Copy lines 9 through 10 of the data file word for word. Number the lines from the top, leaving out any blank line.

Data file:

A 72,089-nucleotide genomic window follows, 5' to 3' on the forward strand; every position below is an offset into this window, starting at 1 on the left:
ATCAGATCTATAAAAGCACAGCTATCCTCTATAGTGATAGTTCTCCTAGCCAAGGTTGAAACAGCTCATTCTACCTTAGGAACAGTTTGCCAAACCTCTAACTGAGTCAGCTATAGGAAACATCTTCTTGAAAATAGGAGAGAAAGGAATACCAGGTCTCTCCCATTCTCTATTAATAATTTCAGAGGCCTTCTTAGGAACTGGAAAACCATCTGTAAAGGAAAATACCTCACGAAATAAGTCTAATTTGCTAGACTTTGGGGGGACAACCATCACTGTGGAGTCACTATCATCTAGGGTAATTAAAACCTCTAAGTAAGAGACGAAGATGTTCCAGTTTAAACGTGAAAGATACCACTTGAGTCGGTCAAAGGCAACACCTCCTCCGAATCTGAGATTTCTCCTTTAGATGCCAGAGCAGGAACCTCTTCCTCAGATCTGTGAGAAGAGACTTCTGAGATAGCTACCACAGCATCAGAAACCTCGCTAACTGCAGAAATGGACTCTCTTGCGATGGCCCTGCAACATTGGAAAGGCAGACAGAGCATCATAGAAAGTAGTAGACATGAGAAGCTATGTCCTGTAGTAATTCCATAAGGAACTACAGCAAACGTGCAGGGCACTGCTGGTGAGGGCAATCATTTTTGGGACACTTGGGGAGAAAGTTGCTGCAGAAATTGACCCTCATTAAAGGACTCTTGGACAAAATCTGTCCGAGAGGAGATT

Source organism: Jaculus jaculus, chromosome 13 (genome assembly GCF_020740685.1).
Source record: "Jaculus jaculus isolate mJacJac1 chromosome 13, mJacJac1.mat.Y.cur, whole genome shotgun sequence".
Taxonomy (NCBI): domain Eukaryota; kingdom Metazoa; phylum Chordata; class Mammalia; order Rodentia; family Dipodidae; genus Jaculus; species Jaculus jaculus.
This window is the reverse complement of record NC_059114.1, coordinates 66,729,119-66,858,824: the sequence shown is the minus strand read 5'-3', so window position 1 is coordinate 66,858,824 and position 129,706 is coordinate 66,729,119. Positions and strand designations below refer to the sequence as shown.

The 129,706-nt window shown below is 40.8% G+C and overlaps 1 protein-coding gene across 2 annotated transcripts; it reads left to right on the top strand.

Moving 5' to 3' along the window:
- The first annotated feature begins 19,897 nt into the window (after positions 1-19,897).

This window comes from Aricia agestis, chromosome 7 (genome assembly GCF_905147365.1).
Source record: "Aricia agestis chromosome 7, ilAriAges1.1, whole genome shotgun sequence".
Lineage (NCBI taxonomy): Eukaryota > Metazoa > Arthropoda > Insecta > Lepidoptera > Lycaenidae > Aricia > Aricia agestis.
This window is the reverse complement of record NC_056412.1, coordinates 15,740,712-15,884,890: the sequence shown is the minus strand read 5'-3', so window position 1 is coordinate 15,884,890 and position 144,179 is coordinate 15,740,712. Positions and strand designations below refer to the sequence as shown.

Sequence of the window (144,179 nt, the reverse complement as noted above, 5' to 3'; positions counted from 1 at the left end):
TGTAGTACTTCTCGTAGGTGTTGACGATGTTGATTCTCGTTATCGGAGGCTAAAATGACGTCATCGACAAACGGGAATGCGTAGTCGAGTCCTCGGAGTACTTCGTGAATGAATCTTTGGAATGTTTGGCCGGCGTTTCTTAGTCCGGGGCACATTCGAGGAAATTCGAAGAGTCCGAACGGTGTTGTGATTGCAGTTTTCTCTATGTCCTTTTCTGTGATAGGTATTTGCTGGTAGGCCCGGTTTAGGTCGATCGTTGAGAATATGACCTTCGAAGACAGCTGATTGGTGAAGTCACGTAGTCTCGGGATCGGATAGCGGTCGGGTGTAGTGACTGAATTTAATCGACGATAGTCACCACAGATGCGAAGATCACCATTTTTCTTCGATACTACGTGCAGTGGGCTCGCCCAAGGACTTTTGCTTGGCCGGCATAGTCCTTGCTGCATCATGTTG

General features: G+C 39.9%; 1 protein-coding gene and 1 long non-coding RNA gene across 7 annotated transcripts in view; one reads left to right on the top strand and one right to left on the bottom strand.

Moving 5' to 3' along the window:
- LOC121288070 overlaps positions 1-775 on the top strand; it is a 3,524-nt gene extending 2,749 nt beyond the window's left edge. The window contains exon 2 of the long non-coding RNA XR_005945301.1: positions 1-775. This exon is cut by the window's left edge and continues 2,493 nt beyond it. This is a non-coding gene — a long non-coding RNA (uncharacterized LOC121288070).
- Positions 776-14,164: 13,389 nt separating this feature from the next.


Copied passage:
- The first annotated feature begins 19,897 nt into the window (after positions 1-19,897).

This window comes from Aricia agestis, chromosome 7 (genome assembly GCF_905147365.1).